In recent years, issues of minority young-adult political participation have increasingly entered into the national political discussion.
For example, every major election cycle, the media tells tales of the “Sleeping Giant” Hispanic electorate and its potential power to sway national elections — if only it could wake.
However, young Hispanics and other minorities generally register and vote at distressingly low rates. In light of the rapid growth of the young adult population (those aged 18-29) in communities of color, it is ever more important they be included and empowered in Washington state politics.
Unfortunately, in Washington, there are currently few efforts to engage and empower young Hispanics or other young minorities. Research shows the many nonvoters and infrequent voters in these groups can be mobilized to vote at substantial rates via face-to-face or phone canvassing campaigns — “personal methods” that create a conversation between the canvasser and the voter.
However, organizations lack information as to where to target efforts to achieve the greatest impact.
As students in Whitman College’s community-based research program on The State of the State for Washington Latinos this year, we took a substantial step toward filling this gap. Partnering with the Latino Community Fund of Washington, we identified Grant, Franklin, Yakima, and Adams counties, and particular areas within these counties, as the places organizations should focus on to engage young Hispanic voters.
We first conducted a study of current state voting trends by analyzing voter registration lists and turnout data for 12 counties — chosen based on size or proportion of the Hispanic/minority population.
We used Geographic Information Systems mapping software to conduct spatial analysis of voter registration and electoral turnout data. From Walla Walla to Seattle, the Hispanic community is registered to vote at drastically lower rates than non-Hispanics.
Actual voter turnout rates for young adult Hispanic voters paint an even more troubling picture. Of those registered, only half of young adult Hispanics turned out in 2012 compared to 80 percent of the registered population as a whole.
Results from 2013 are even more dismal. Only 10 percent of registered Hispanic young adults voted. This likely means the interests of Hispanic young adults are not being represented in electoral politics to nearly the extent they should be.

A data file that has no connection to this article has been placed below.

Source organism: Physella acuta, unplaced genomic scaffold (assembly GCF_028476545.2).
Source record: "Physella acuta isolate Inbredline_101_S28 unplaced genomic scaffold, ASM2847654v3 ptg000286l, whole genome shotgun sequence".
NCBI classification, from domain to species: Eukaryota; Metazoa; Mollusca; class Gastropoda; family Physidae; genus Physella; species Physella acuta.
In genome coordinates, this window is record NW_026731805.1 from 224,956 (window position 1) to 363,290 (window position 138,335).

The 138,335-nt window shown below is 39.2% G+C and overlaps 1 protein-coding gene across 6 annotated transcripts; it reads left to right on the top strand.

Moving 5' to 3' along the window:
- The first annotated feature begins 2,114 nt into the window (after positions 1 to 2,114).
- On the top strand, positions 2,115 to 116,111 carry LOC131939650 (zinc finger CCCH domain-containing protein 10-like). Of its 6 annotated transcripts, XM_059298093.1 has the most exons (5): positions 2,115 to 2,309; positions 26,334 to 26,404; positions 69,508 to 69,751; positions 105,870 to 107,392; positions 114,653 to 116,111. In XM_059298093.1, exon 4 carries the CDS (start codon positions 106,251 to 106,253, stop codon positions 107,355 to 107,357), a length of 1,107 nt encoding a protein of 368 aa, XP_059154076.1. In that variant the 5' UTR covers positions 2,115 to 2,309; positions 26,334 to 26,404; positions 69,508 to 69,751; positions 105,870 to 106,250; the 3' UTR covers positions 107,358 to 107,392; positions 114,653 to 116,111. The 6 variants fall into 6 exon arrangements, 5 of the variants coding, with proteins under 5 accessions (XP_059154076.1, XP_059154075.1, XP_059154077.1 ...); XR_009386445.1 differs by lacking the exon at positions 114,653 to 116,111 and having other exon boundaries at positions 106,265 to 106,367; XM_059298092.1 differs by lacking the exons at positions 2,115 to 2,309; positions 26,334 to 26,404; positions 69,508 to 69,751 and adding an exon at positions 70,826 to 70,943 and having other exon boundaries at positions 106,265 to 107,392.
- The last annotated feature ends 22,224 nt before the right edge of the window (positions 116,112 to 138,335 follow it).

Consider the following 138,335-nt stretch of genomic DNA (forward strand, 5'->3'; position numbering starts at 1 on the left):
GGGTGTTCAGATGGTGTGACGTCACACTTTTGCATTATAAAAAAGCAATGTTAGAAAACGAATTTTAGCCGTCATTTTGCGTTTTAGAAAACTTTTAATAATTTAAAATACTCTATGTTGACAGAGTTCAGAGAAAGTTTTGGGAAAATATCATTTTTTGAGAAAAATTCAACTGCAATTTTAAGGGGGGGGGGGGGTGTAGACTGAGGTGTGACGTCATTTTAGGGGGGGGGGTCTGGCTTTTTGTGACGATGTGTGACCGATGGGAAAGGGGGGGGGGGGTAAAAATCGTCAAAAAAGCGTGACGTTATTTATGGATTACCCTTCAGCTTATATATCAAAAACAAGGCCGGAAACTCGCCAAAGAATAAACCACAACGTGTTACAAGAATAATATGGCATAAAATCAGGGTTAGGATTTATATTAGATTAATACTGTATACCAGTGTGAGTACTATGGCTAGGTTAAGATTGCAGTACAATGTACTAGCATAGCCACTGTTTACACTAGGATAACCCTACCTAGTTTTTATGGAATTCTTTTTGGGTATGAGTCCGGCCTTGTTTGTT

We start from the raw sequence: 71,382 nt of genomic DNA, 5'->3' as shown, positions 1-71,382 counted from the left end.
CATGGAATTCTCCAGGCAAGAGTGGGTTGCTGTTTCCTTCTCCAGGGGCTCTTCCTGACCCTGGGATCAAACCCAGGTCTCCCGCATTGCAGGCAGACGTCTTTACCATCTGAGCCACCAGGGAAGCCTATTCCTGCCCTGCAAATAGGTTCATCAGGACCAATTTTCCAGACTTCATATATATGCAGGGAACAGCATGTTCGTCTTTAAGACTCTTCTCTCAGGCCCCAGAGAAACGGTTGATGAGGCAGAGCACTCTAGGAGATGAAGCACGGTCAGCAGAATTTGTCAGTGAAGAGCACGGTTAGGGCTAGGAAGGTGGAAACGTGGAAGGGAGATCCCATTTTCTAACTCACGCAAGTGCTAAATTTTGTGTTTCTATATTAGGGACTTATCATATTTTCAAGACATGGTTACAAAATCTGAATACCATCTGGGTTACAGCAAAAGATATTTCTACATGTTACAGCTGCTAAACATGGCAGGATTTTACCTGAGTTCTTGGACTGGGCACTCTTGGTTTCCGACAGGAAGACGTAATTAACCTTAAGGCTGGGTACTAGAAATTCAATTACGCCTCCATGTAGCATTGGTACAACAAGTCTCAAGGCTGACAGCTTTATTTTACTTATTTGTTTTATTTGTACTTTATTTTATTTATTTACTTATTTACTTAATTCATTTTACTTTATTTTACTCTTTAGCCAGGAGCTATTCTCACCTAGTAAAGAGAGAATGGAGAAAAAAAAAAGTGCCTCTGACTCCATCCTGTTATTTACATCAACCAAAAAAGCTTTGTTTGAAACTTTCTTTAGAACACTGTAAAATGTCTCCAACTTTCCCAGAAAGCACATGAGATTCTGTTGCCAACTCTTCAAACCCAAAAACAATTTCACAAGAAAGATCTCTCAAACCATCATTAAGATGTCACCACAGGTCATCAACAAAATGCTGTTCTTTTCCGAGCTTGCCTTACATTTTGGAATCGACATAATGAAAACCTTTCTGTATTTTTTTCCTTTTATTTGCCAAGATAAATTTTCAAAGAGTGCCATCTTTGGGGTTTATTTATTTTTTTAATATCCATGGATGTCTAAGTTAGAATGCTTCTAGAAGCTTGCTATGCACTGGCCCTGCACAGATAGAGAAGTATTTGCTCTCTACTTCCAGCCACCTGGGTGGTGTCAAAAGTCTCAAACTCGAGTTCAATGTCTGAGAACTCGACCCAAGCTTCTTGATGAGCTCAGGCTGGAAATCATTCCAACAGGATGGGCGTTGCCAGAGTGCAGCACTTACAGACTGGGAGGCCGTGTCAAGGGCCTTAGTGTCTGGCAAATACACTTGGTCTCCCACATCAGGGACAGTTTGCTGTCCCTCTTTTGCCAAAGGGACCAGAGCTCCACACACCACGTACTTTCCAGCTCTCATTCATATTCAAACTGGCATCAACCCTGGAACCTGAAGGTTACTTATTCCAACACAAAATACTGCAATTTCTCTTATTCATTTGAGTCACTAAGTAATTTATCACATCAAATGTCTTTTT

In Walla Walla, only 40 percent of adult Hispanics are registered to vote. While Hispanic young adults make up just below 40 percent of the 18-29 population, only 11 percent of this demographic voted in the last presidential election.
So this county, like the state, has significant ground to make up in engaging young Latino communities in electoral politics.
Though every community can benefit from increased participation of its members in the political system, our study identifies Grant, Franklin, Yakima and Adams counties as places with the greatest opportunities to increase Hispanic young adult political participation. These places show a combination of low Hispanic registration rates and low Hispanic young adult turnout rates, but they are also locations where young Hispanics comprise a high proportion of the voting-age population.
Colleges enrolling large proportions of Hispanics, such as Heritage University and Yakima Valley Community College, key industries for young Hispanic employment such as agriculture, accommodation and food services, retail and prison re-entry programs could anchor efforts to bring more young Hispanics into the political system.
In Walla Walla County there are many opportunities to promote political participation of young Hispanics. Mobilization efforts should engage students at Walla Walla Community College; connect with re-entering ex-offenders through the STAR Project; and empower workers in the aforementioned industry sectors.
Increasing mobilization and registration efforts, tailored to these social environments in Walla Walla and throughout Washington can better empower minority young adults.
We see this task not as a question of waking the Hispanic “Sleeping Giant” or any other minority electorates for that matter, but as an opportunity for individuals to redefine how they see themselves and how others see them as effective and legitimate political actors.
Though the research speaks specifically to the situation of minorities and young adults, increasing political engagement is not an issue that solely applies to these groups. Entire communities are best served when everyone contributes in the political system.
Michael Augustine, Class of 2016, is a politics major from Palo Alto, Calif. James Morris-Lent, Class of 2014, is a politics majors from Seattle. Iska Nardie-Warner, Class of 2016, is a politics major from St. Louis.